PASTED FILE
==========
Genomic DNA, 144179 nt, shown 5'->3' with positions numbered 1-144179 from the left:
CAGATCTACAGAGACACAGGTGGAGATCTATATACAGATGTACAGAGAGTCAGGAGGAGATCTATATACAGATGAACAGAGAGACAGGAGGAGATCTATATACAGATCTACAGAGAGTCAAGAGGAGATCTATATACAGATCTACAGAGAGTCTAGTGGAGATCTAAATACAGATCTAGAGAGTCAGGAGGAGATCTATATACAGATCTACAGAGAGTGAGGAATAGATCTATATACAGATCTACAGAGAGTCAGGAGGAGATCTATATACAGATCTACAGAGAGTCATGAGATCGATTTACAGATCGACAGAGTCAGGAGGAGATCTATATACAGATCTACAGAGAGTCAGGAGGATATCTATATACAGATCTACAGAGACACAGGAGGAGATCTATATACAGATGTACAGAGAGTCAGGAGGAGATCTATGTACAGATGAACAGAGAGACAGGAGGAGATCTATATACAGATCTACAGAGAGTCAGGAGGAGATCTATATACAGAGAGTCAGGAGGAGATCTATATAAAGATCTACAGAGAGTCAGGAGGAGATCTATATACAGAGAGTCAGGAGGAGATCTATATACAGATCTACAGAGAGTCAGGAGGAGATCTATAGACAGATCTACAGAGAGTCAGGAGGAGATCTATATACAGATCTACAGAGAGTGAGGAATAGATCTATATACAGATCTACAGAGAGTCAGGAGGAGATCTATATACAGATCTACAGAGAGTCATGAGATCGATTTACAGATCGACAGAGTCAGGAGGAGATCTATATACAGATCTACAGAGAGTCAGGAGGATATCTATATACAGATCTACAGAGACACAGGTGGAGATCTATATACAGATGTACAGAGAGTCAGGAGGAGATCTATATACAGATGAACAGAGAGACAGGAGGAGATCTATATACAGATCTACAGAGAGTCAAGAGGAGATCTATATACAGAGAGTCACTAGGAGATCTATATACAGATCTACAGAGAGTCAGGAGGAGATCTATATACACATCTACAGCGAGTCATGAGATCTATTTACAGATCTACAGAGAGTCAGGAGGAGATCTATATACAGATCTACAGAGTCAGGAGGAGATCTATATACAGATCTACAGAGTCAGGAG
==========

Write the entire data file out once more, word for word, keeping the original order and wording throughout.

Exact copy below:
Genomic DNA, 144179 nt, shown 5'->3' with positions numbered 1-144179 from the left:
CAGATCTACAGAGACACAGGTGGAGATCTATATACAGATGTACAGAGAGTCAGGAGGAGATCTATATACAGATGAACAGAGAGACAGGAGGAGATCTATATACAGATCTACAGAGAGTCAAGAGGAGATCTATATACAGATCTACAGAGAGTCTAGTGGAGATCTAAATACAGATCTAGAGAGTCAGGAGGAGATCTATATACAGATCTACAGAGAGTGAGGAATAGATCTATATACAGATCTACAGAGAGTCAGGAGGAGATCTATATACAGATCTACAGAGAGTCATGAGATCGATTTACAGATCGACAGAGTCAGGAGGAGATCTATATACAGATCTACAGAGAGTCAGGAGGATATCTATATACAGATCTACAGAGACACAGGAGGAGATCTATATACAGATGTACAGAGAGTCAGGAGGAGATCTATGTACAGATGAACAGAGAGACAGGAGGAGATCTATATACAGATCTACAGAGAGTCAGGAGGAGATCTATATACAGAGAGTCAGGAGGAGATCTATATAAAGATCTACAGAGAGTCAGGAGGAGATCTATATACAGAGAGTCAGGAGGAGATCTATATACAGATCTACAGAGAGTCAGGAGGAGATCTATAGACAGATCTACAGAGAGTCAGGAGGAGATCTATATACAGATCTACAGAGAGTGAGGAATAGATCTATATACAGATCTACAGAGAGTCAGGAGGAGATCTATATACAGATCTACAGAGAGTCATGAGATCGATTTACAGATCGACAGAGTCAGGAGGAGATCTATATACAGATCTACAGAGAGTCAGGAGGATATCTATATACAGATCTACAGAGACACAGGTGGAGATCTATATACAGATGTACAGAGAGTCAGGAGGAGATCTATATACAGATGAACAGAGAGACAGGAGGAGATCTATATACAGATCTACAGAGAGTCAAGAGGAGATCTATATACAGAGAGTCACTAGGAGATCTATATACAGATCTACAGAGAGTCAGGAGGAGATCTATATACACATCTACAGCGAGTCATGAGATCTATTTACAGATCTACAGAGAGTCAGGAGGAGATCTATATACAGATCTACAGAGTCAGGAGGAGATCTATATACAGATCTACAGAGTCAGGAG